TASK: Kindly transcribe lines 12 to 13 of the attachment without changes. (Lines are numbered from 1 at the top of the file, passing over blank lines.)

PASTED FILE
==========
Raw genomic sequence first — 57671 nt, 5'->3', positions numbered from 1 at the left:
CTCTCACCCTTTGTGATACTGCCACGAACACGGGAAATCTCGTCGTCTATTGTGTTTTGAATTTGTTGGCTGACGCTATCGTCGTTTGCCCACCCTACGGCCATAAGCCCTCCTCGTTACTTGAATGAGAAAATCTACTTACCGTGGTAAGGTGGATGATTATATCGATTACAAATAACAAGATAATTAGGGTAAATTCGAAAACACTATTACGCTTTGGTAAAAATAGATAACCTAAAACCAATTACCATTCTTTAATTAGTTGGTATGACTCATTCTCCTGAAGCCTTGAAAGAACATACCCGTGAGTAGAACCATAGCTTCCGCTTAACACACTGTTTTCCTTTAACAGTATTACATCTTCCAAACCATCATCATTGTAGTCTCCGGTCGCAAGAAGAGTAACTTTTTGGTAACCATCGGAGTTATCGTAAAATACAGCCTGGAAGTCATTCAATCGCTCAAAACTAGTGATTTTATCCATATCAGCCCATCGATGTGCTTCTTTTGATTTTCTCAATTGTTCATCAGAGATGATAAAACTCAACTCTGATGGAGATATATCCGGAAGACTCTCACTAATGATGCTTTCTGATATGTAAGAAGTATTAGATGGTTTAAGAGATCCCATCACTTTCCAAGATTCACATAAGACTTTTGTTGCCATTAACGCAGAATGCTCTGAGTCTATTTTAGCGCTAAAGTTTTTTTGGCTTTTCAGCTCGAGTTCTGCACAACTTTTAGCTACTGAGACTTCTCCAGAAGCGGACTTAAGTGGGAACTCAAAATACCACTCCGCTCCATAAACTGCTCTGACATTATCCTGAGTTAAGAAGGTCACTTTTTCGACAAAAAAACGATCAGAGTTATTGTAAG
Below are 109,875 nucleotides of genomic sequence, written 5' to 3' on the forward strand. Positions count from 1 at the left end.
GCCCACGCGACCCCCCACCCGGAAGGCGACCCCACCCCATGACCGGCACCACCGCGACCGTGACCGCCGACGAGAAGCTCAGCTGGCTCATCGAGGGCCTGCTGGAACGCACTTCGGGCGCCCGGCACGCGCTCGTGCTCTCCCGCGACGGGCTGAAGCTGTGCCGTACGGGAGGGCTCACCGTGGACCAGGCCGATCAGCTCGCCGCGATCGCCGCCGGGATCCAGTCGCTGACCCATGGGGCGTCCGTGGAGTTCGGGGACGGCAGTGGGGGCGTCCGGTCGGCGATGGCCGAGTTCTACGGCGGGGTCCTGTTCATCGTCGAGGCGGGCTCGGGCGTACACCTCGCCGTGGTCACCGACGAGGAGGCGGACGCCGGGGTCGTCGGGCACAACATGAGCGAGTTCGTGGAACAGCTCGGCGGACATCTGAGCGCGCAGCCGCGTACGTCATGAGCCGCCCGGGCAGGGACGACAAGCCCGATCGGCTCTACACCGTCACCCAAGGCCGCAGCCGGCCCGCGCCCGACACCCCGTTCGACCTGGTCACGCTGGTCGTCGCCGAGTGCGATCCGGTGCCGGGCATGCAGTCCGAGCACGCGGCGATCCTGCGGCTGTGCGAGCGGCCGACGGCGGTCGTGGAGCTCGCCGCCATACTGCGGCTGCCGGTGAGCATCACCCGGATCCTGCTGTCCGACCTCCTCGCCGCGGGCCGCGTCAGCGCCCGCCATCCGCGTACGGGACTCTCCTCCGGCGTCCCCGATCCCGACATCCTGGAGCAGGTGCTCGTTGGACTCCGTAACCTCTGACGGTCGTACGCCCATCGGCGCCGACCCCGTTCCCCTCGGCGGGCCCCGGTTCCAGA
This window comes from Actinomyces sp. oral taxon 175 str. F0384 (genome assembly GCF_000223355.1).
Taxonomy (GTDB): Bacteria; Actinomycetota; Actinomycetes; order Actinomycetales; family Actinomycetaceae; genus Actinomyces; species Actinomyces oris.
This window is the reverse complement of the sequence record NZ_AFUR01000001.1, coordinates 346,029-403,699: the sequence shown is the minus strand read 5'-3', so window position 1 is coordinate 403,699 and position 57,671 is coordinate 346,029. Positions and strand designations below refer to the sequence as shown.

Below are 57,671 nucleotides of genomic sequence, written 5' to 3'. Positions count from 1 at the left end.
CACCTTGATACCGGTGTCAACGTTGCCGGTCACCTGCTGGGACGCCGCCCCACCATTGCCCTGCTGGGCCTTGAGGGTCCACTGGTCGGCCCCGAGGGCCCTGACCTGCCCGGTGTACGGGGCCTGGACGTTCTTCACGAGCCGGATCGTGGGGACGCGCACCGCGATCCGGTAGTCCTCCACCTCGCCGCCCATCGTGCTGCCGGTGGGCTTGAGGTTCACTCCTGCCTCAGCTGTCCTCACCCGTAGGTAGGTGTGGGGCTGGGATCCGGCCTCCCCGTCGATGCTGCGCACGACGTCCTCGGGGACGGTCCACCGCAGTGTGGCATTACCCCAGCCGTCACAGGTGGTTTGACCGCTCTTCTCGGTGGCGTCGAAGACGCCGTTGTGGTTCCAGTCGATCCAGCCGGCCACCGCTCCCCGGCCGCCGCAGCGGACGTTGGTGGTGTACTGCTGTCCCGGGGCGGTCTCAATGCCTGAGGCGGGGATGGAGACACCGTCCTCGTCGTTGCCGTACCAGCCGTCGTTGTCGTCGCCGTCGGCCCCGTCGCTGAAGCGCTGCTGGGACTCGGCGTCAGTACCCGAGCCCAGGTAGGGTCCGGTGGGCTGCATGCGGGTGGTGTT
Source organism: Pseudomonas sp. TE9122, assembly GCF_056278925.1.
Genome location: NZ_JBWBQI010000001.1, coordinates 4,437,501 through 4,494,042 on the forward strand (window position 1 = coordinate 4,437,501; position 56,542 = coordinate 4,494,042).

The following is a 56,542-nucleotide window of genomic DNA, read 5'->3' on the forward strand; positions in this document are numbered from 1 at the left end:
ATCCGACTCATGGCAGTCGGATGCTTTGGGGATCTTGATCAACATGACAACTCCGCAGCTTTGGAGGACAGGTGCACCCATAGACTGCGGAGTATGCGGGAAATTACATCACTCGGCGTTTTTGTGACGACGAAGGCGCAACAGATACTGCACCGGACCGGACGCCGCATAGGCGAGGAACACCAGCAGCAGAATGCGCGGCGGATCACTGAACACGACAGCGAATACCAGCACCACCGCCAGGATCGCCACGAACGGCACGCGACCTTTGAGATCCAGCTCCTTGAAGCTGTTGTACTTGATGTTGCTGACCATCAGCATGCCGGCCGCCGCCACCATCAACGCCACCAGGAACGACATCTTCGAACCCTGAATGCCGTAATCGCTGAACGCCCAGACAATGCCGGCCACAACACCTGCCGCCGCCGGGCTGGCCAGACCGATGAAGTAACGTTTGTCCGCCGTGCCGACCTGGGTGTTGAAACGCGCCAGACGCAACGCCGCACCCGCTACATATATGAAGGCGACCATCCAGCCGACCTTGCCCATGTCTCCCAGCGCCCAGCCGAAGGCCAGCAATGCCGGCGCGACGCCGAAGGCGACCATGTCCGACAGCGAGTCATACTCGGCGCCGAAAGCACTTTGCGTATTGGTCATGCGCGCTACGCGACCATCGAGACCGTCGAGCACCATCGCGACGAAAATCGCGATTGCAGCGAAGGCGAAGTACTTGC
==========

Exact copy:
The following is a 56,542-nucleotide window of genomic DNA, read 5'->3' on the forward strand; positions in this document are numbered from 1 at the left end:
ATCCGACTCATGGCAGTCGGATGCTTTGGGGATCTTGATCAACATGACAACTCCGCAGCTTTGGAGGACAGGTGCACCCATAGACTGCGGAGTATGCGGGAAATTACATCACTCGGCGTTTTTGTGACGACGAAGGCGCAACAGATACTGCACCGGACCGGACGCCGCATAGGCGAGGAACACCAGCAGCAGAATGCGCGGCGGATCACTGAACACGACAGCGAATACCAGCACCACCGCCAGGATCGCCACGAACGGCACGCGACCTTTGAGATCCAGCTCCTTGAAGCTGTTGTACTTGATGTTGCTGACCATCAGCATGCCGGCCGCCGCCACCATCAACGCCACCAGGAACGACATCTTCGAACCCTGAATGCCGTAATCGCTGAACGCCCAGACAATGCCGGCCACAACACCTGCCGCCGCCGGGCTGGCCAGACCGATGAAGTAACGTTTGTCCGCCGTGCCGACCTGGGTGTTGAAACGCGCCAGACGCAACGCCGCACCCGCTACATATATGAAGGCGACCATCCAGCCGACCTTGCCCATGTCTCCCAGCGCCCAGCCGAAGGCCAGCAATGCCGGCGCGACGCCGAAGGCGACCATGTCCGACAGCGAGTCATACTCGGCGCCGAAAGCACTTTGCGTATTGGTCATGCGCGCTACGCGACCATCGAGACCGTCGAGCACCATCGCGACGAAAATCGCGATTGCAGCGAAGGCGAAGTACTTGC